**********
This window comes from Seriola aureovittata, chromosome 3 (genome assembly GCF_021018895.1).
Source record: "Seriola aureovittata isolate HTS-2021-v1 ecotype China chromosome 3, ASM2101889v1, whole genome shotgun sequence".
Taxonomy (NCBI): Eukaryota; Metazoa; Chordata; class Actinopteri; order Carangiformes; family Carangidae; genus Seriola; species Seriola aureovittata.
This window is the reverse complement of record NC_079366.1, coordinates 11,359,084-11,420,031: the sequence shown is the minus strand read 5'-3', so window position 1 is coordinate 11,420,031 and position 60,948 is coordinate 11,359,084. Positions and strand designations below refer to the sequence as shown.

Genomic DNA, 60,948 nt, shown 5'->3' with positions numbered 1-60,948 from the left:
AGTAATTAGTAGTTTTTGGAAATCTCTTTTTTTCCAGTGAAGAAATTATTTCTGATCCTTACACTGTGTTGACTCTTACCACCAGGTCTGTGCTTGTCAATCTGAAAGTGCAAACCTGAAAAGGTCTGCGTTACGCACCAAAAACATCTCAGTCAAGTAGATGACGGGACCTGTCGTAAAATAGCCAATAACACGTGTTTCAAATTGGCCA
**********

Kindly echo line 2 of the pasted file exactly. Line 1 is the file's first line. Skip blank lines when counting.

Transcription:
Source record: "Seriola aureovittata isolate HTS-2021-v1 ecotype China chromosome 3, ASM2101889v1, whole genome shotgun sequence".